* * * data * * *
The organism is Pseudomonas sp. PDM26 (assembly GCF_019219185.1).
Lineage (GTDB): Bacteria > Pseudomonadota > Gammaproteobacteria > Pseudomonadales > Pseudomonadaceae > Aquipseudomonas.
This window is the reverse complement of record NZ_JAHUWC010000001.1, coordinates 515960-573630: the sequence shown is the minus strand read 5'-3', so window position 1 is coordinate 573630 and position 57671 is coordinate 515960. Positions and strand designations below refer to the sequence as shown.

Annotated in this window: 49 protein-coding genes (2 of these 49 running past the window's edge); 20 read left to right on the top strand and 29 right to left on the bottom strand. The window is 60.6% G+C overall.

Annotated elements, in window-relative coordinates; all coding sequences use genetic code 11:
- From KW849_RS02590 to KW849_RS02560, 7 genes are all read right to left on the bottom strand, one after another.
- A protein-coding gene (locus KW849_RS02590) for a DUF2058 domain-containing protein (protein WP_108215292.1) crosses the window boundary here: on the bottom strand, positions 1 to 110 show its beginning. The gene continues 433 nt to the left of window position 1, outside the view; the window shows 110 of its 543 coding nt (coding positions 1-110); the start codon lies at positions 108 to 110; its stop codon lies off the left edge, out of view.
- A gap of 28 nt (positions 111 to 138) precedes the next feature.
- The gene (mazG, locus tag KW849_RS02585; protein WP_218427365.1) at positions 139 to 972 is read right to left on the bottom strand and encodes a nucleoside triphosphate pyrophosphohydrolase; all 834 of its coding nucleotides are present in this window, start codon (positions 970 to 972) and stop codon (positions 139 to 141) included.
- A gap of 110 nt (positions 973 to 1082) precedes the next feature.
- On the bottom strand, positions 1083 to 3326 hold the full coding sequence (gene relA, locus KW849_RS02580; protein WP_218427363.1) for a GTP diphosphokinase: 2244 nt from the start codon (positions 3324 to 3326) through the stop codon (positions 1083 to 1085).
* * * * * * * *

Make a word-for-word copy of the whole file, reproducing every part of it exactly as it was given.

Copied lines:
The organism is Pseudomonas sp. PDM26 (assembly GCF_019219185.1).
Lineage (GTDB): Bacteria > Pseudomonadota > Gammaproteobacteria > Pseudomonadales > Pseudomonadaceae > Aquipseudomonas.
This window is the reverse complement of record NZ_JAHUWC010000001.1, coordinates 515960-573630: the sequence shown is the minus strand read 5'-3', so window position 1 is coordinate 573630 and position 57671 is coordinate 515960. Positions and strand designations below refer to the sequence as shown.

Annotated in this window: 49 protein-coding genes (2 of these 49 running past the window's edge); 20 read left to right on the top strand and 29 right to left on the bottom strand. The window is 60.6% G+C overall.

Annotated elements, in window-relative coordinates; all coding sequences use genetic code 11:
- From KW849_RS02590 to KW849_RS02560, 7 genes are all read right to left on the bottom strand, one after another.
- A protein-coding gene (locus KW849_RS02590) for a DUF2058 domain-containing protein (protein WP_108215292.1) crosses the window boundary here: on the bottom strand, positions 1 to 110 show its beginning. The gene continues 433 nt to the left of window position 1, outside the view; the window shows 110 of its 543 coding nt (coding positions 1-110); the start codon lies at positions 108 to 110; its stop codon lies off the left edge, out of view.
- A gap of 28 nt (positions 111 to 138) precedes the next feature.
- The gene (mazG, locus tag KW849_RS02585; protein WP_218427365.1) at positions 139 to 972 is read right to left on the bottom strand and encodes a nucleoside triphosphate pyrophosphohydrolase; all 834 of its coding nucleotides are present in this window, start codon (positions 970 to 972) and stop codon (positions 139 to 141) included.
- A gap of 110 nt (positions 973 to 1082) precedes the next feature.
- On the bottom strand, positions 1083 to 3326 hold the full coding sequence (gene relA, locus KW849_RS02580; protein WP_218427363.1) for a GTP diphosphokinase: 2244 nt from the start codon (positions 3324 to 3326) through the stop codon (positions 1083 to 1085).